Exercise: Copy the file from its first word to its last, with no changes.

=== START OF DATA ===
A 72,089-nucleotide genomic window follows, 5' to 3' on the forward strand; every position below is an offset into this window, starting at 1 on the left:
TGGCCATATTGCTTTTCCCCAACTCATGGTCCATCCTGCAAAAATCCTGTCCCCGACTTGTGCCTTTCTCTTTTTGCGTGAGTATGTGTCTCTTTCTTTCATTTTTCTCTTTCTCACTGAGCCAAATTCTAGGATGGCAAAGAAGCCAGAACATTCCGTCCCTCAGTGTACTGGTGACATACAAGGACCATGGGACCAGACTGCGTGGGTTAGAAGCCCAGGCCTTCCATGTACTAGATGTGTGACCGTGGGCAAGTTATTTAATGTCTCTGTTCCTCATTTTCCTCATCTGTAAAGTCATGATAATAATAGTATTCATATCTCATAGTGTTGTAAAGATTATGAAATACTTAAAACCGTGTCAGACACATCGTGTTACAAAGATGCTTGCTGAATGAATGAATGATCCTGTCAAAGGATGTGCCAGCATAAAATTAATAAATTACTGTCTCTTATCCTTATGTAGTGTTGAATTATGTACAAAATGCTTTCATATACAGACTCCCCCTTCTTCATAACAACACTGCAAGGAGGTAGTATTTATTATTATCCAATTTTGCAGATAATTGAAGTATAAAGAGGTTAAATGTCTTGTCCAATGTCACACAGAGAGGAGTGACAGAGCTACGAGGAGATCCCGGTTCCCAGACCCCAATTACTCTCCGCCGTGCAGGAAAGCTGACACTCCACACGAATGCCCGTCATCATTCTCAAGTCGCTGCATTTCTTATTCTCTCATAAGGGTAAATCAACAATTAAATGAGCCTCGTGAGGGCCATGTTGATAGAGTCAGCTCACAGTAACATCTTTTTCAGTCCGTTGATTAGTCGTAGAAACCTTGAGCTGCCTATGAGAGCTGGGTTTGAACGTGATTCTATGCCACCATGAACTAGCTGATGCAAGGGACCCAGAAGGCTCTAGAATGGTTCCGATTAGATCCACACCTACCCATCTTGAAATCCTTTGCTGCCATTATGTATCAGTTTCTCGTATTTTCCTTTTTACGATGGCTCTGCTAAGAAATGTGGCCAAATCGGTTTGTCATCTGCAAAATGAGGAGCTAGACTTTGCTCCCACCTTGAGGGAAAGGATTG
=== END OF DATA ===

A 72,089-nucleotide genomic window follows, 5' to 3' on the forward strand; every position below is an offset into this window, starting at 1 on the left:
TGGCCATATTGCTTTTCCCCAACTCATGGTCCATCCTGCAAAAATCCTGTCCCCGACTTGTGCCTTTCTCTTTTTGCGTGAGTATGTGTCTCTTTCTTTCATTTTTCTCTTTCTCACTGAGCCAAATTCTAGGATGGCAAAGAAGCCAGAACATTCCGTCCCTCAGTGTACTGGTGACATACAAGGACCATGGGACCAGACTGCGTGGGTTAGAAGCCCAGGCCTTCCATGTACTAGATGTGTGACCGTGGGCAAGTTATTTAATGTCTCTGTTCCTCATTTTCCTCATCTGTAAAGTCATGATAATAATAGTATTCATATCTCATAGTGTTGTAAAGATTATGAAATACTTAAAACCGTGTCAGACACATCGTGTTACAAAGATGCTTGCTGAATGAATGAATGATCCTGTCAAAGGATGTGCCAGCATAAAATTAATAAATTACTGTCTCTTATCCTTATGTAGTGTTGAATTATGTACAAAATGCTTTCATATACAGACTCCCCCTTCTTCATAACAACACTGCAAGGAGGTAGTATTTATTATTATCCAATTTTGCAGATAATTGAAGTATAAAGAGGTTAAATGTCTTGTCCAATGTCACACAGAGAGGAGTGACAGAGCTACGAGGAGATCCCGGTTCCCAGACCCCAATTACTCTCCGCCGTGCAGGAAAGCTGACACTCCACACGAATGCCCGTCATCATTCTCAAGTCGCTGCATTTCTTATTCTCTCATAAGGGTAAATCAACAATTAAATGAGCCTCGTGAGGGCCATGTTGATAGAGTCAGCTCACAGTAACATCTTTTTCAGTCCGTTGATTAGTCGTAGAAACCTTGAGCTGCCTATGAGAGCTGGGTTTGAACGTGATTCTATGCCACCATGAACTAGCTGATGCAAGGGACCCAGAAGGCTCTAGAATGGTTCCGATTAGATCCACACCTACCCATCTTGAAATCCTTTGCTGCCATTATGTATCAGTTTCTCGTATTTTCCTTTTTACGATGGCTCTGCTAAGAAATGTGGCCAAATCGGTTTGTCATCTGCAAAATGAGGAGCTAGACTTTGCTCCCACCTTGAGGGAAAGGATTG